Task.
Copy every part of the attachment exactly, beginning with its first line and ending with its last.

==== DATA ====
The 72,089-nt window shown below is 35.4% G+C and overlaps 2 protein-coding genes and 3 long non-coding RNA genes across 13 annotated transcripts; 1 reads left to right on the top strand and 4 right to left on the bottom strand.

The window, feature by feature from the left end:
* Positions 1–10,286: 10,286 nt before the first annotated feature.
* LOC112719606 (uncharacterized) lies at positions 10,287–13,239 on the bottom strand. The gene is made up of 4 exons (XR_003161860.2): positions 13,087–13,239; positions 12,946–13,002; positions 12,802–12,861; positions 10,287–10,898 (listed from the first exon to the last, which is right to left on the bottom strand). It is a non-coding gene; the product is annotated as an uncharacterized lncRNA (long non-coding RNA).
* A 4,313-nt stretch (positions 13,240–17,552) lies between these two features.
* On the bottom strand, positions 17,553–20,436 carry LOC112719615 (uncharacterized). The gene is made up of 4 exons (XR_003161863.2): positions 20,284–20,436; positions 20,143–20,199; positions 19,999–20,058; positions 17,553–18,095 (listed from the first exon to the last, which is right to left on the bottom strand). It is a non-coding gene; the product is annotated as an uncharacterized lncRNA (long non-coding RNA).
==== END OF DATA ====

The 72,089-nt window shown below is 35.4% G+C and overlaps 2 protein-coding genes and 3 long non-coding RNA genes across 13 annotated transcripts; 1 reads left to right on the top strand and 4 right to left on the bottom strand.

The window, feature by feature from the left end:
* Positions 1–10,286: 10,286 nt before the first annotated feature.
* LOC112719606 (uncharacterized) lies at positions 10,287–13,239 on the bottom strand. The gene is made up of 4 exons (XR_003161860.2): positions 13,087–13,239; positions 12,946–13,002; positions 12,802–12,861; positions 10,287–10,898 (listed from the first exon to the last, which is right to left on the bottom strand). It is a non-coding gene; the product is annotated as an uncharacterized lncRNA (long non-coding RNA).
* A 4,313-nt stretch (positions 13,240–17,552) lies between these two features.
* On the bottom strand, positions 17,553–20,436 carry LOC112719615 (uncharacterized). The gene is made up of 4 exons (XR_003161863.2): positions 20,284–20,436; positions 20,143–20,199; positions 19,999–20,058; positions 17,553–18,095 (listed from the first exon to the last, which is right to left on the bottom strand). It is a non-coding gene; the product is annotated as an uncharacterized lncRNA (long non-coding RNA).